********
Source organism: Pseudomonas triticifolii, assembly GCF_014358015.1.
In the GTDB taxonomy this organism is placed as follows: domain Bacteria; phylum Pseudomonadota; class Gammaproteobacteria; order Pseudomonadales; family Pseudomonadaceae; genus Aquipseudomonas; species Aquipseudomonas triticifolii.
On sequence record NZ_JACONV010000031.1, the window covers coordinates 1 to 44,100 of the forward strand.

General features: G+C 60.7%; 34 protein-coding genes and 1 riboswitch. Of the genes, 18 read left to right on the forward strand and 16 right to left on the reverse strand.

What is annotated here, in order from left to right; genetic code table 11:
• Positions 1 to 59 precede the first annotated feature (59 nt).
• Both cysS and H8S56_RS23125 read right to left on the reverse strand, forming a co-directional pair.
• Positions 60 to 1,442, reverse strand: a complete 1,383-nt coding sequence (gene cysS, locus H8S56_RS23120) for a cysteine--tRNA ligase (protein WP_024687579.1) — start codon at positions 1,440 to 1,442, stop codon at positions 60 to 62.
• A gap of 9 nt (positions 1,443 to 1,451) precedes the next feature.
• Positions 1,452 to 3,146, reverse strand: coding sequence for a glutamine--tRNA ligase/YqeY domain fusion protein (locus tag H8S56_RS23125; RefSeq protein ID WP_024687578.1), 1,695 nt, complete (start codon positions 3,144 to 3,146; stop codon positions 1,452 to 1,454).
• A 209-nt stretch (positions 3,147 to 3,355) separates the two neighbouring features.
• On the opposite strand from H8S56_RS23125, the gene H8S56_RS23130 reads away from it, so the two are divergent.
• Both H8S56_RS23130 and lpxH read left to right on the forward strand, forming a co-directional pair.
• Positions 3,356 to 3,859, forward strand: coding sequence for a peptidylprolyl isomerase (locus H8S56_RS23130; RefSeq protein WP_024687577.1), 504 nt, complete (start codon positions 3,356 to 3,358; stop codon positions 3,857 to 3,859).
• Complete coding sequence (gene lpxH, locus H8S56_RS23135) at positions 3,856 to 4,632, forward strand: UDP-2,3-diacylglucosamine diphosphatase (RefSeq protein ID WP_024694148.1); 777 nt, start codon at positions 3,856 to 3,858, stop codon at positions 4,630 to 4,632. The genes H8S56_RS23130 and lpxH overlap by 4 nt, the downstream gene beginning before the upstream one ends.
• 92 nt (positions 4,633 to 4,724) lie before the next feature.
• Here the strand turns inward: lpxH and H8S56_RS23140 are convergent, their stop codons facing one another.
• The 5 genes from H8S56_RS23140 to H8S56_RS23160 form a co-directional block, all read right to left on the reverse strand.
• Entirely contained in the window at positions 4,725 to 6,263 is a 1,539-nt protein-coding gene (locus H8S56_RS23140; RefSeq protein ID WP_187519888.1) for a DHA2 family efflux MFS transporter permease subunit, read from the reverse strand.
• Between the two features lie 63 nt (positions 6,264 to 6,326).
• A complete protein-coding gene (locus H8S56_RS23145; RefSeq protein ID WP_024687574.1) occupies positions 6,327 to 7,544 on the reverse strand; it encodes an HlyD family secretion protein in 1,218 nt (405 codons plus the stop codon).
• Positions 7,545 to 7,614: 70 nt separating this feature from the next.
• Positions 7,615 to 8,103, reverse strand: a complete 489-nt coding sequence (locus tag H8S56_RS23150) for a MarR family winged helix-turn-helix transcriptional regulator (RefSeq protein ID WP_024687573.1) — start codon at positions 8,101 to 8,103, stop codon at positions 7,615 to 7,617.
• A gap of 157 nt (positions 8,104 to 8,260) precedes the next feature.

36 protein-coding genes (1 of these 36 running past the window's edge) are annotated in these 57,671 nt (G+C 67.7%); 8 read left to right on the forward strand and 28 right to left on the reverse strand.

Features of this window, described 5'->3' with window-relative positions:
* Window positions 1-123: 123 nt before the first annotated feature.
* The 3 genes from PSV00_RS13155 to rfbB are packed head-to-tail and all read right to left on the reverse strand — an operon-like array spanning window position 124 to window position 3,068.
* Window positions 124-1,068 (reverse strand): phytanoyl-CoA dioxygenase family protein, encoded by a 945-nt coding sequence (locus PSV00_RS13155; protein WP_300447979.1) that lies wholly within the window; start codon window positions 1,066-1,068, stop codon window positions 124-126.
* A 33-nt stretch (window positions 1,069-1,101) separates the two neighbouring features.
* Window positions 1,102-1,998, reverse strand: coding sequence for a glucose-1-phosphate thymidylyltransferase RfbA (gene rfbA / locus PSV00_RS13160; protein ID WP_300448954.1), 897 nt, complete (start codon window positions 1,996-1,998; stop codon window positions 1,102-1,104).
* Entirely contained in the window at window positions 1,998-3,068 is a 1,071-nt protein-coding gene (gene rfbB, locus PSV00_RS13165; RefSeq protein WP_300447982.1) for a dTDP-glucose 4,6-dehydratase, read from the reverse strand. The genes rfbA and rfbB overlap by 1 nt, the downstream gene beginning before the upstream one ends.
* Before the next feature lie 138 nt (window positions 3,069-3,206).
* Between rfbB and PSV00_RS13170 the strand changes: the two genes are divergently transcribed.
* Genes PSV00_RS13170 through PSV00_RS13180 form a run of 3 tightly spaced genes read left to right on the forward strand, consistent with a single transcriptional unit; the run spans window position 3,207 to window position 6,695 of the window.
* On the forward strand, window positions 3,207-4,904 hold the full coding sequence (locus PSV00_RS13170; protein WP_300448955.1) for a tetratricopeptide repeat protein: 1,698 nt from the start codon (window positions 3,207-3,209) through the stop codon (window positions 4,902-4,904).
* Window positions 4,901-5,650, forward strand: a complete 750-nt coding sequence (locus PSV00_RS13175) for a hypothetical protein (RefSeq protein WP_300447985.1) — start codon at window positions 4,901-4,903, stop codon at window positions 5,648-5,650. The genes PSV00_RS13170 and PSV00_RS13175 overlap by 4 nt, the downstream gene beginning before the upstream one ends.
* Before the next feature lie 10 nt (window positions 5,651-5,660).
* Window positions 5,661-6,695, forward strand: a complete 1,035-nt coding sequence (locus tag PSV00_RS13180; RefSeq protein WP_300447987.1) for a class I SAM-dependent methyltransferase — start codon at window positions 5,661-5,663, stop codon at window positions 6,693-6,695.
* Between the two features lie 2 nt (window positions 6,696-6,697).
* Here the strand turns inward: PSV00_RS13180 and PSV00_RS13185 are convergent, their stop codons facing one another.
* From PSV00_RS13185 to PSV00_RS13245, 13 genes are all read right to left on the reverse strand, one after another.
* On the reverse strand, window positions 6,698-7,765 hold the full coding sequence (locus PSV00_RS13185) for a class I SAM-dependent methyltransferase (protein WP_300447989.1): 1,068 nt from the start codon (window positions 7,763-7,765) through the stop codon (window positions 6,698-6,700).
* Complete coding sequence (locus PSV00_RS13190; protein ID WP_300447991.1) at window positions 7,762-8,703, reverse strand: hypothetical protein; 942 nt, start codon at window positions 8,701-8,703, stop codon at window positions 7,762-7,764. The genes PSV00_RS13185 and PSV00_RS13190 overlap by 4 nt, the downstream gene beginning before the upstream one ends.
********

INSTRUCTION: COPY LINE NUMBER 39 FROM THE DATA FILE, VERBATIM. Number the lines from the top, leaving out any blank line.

* Window positions 5,661-6,695, forward strand: a complete 1,035-nt coding sequence (locus tag PSV00_RS13180; RefSeq protein WP_300447987.1) for a class I SAM-dependent methyltransferase — start codon at window positions 5,661-5,663, stop codon at window positions 6,693-6,695.